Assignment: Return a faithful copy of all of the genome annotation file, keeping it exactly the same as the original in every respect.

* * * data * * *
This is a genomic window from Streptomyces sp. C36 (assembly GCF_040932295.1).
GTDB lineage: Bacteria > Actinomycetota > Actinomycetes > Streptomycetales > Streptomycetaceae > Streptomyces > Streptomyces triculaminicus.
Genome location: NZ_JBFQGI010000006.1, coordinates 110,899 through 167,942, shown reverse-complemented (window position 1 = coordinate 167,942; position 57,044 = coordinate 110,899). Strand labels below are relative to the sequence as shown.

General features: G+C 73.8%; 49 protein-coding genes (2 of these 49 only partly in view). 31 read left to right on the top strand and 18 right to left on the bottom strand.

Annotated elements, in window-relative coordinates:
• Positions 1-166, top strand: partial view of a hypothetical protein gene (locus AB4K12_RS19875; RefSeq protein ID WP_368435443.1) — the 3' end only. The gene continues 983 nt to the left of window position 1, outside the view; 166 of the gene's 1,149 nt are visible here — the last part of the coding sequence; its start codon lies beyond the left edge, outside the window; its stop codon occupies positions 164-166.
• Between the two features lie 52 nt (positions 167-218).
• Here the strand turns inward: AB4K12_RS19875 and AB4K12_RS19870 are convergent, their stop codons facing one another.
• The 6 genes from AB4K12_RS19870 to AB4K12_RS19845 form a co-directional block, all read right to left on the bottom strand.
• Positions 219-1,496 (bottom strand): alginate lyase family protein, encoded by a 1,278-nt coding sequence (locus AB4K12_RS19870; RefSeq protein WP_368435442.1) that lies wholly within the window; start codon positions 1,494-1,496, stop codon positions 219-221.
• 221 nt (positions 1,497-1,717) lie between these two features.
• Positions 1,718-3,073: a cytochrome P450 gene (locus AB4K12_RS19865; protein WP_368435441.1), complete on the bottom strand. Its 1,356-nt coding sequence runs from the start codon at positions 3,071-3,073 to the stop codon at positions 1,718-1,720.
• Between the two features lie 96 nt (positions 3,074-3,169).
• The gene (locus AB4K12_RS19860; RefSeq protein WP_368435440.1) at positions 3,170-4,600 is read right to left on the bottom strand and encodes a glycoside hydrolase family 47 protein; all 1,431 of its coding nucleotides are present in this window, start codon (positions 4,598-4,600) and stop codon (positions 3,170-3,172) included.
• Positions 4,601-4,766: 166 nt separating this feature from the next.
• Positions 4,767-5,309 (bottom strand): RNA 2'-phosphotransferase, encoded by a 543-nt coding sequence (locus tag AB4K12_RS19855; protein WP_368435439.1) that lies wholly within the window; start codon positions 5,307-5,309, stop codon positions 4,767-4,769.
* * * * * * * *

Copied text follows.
This is a genomic window from Streptomyces sp. C36 (assembly GCF_040932295.1).
GTDB lineage: Bacteria > Actinomycetota > Actinomycetes > Streptomycetales > Streptomycetaceae > Streptomyces > Streptomyces triculaminicus.
Genome location: NZ_JBFQGI010000006.1, coordinates 110,899 through 167,942, shown reverse-complemented (window position 1 = coordinate 167,942; position 57,044 = coordinate 110,899). Strand labels below are relative to the sequence as shown.

General features: G+C 73.8%; 49 protein-coding genes (2 of these 49 only partly in view). 31 read left to right on the top strand and 18 right to left on the bottom strand.

Annotated elements, in window-relative coordinates:
• Positions 1-166, top strand: partial view of a hypothetical protein gene (locus AB4K12_RS19875; RefSeq protein ID WP_368435443.1) — the 3' end only. The gene continues 983 nt to the left of window position 1, outside the view; 166 of the gene's 1,149 nt are visible here — the last part of the coding sequence; its start codon lies beyond the left edge, outside the window; its stop codon occupies positions 164-166.
• Between the two features lie 52 nt (positions 167-218).
• Here the strand turns inward: AB4K12_RS19875 and AB4K12_RS19870 are convergent, their stop codons facing one another.
• The 6 genes from AB4K12_RS19870 to AB4K12_RS19845 form a co-directional block, all read right to left on the bottom strand.
• Positions 219-1,496 (bottom strand): alginate lyase family protein, encoded by a 1,278-nt coding sequence (locus AB4K12_RS19870; RefSeq protein WP_368435442.1) that lies wholly within the window; start codon positions 1,494-1,496, stop codon positions 219-221.
• 221 nt (positions 1,497-1,717) lie between these two features.
• Positions 1,718-3,073: a cytochrome P450 gene (locus AB4K12_RS19865; protein WP_368435441.1), complete on the bottom strand. Its 1,356-nt coding sequence runs from the start codon at positions 3,071-3,073 to the stop codon at positions 1,718-1,720.
• Between the two features lie 96 nt (positions 3,074-3,169).
• The gene (locus AB4K12_RS19860; RefSeq protein WP_368435440.1) at positions 3,170-4,600 is read right to left on the bottom strand and encodes a glycoside hydrolase family 47 protein; all 1,431 of its coding nucleotides are present in this window, start codon (positions 4,598-4,600) and stop codon (positions 3,170-3,172) included.
• Positions 4,601-4,766: 166 nt separating this feature from the next.
• Positions 4,767-5,309 (bottom strand): RNA 2'-phosphotransferase, encoded by a 543-nt coding sequence (locus tag AB4K12_RS19855; protein WP_368435439.1) that lies wholly within the window; start codon positions 5,307-5,309, stop codon positions 4,767-4,769.